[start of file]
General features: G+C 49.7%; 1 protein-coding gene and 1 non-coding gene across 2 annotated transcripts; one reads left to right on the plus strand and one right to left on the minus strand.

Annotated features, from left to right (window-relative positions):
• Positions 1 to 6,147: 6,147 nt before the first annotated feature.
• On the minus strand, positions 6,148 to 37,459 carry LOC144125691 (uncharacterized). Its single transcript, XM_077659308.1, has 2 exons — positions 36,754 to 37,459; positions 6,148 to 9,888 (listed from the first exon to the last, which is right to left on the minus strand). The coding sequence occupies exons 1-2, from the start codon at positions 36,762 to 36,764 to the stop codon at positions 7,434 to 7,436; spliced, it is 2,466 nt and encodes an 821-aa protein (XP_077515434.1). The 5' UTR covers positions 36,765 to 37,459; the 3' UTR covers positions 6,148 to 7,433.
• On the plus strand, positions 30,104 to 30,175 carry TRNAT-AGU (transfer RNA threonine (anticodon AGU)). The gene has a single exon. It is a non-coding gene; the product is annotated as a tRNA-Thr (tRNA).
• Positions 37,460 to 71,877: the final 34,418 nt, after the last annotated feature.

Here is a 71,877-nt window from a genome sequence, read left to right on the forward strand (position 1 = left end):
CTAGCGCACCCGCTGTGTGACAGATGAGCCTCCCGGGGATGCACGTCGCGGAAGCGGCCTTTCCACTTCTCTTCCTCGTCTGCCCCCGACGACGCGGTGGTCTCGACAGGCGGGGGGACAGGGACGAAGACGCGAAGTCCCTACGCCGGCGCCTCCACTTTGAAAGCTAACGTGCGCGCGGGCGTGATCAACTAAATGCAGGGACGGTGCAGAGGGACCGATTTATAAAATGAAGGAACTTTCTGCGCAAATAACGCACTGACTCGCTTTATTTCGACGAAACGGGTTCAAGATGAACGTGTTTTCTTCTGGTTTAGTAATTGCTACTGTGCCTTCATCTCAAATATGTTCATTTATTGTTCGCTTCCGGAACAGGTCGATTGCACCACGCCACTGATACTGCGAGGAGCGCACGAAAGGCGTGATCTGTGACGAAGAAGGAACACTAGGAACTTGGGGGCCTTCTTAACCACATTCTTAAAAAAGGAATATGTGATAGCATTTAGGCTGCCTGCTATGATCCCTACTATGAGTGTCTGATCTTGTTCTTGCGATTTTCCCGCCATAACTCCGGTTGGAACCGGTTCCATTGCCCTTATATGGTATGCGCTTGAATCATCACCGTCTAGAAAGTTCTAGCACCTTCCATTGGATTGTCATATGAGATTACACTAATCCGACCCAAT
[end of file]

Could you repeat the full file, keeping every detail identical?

General features: G+C 49.7%; 1 protein-coding gene and 1 non-coding gene across 2 annotated transcripts; one reads left to right on the plus strand and one right to left on the minus strand.

Annotated features, from left to right (window-relative positions):
• Positions 1 to 6,147: 6,147 nt before the first annotated feature.
• On the minus strand, positions 6,148 to 37,459 carry LOC144125691 (uncharacterized). Its single transcript, XM_077659308.1, has 2 exons — positions 36,754 to 37,459; positions 6,148 to 9,888 (listed from the first exon to the last, which is right to left on the minus strand). The coding sequence occupies exons 1-2, from the start codon at positions 36,762 to 36,764 to the stop codon at positions 7,434 to 7,436; spliced, it is 2,466 nt and encodes an 821-aa protein (XP_077515434.1). The 5' UTR covers positions 36,765 to 37,459; the 3' UTR covers positions 6,148 to 7,433.
• On the plus strand, positions 30,104 to 30,175 carry TRNAT-AGU (transfer RNA threonine (anticodon AGU)). The gene has a single exon. It is a non-coding gene; the product is annotated as a tRNA-Thr (tRNA).
• Positions 37,460 to 71,877: the final 34,418 nt, after the last annotated feature.

Here is a 71,877-nt window from a genome sequence, read left to right on the forward strand (position 1 = left end):
CTAGCGCACCCGCTGTGTGACAGATGAGCCTCCCGGGGATGCACGTCGCGGAAGCGGCCTTTCCACTTCTCTTCCTCGTCTGCCCCCGACGACGCGGTGGTCTCGACAGGCGGGGGGACAGGGACGAAGACGCGAAGTCCCTACGCCGGCGCCTCCACTTTGAAAGCTAACGTGCGCGCGGGCGTGATCAACTAAATGCAGGGACGGTGCAGAGGGACCGATTTATAAAATGAAGGAACTTTCTGCGCAAATAACGCACTGACTCGCTTTATTTCGACGAAACGGGTTCAAGATGAACGTGTTTTCTTCTGGTTTAGTAATTGCTACTGTGCCTTCATCTCAAATATGTTCATTTATTGTTCGCTTCCGGAACAGGTCGATTGCACCACGCCACTGATACTGCGAGGAGCGCACGAAAGGCGTGATCTGTGACGAAGAAGGAACACTAGGAACTTGGGGGCCTTCTTAACCACATTCTTAAAAAAGGAATATGTGATAGCATTTAGGCTGCCTGCTATGATCCCTACTATGAGTGTCTGATCTTGTTCTTGCGATTTTCCCGCCATAACTCCGGTTGGAACCGGTTCCATTGCCCTTATATGGTATGCGCTTGAATCATCACCGTCTAGAAAGTTCTAGCACCTTCCATTGGATTGTCATATGAGATTACACTAATCCGACCCAAT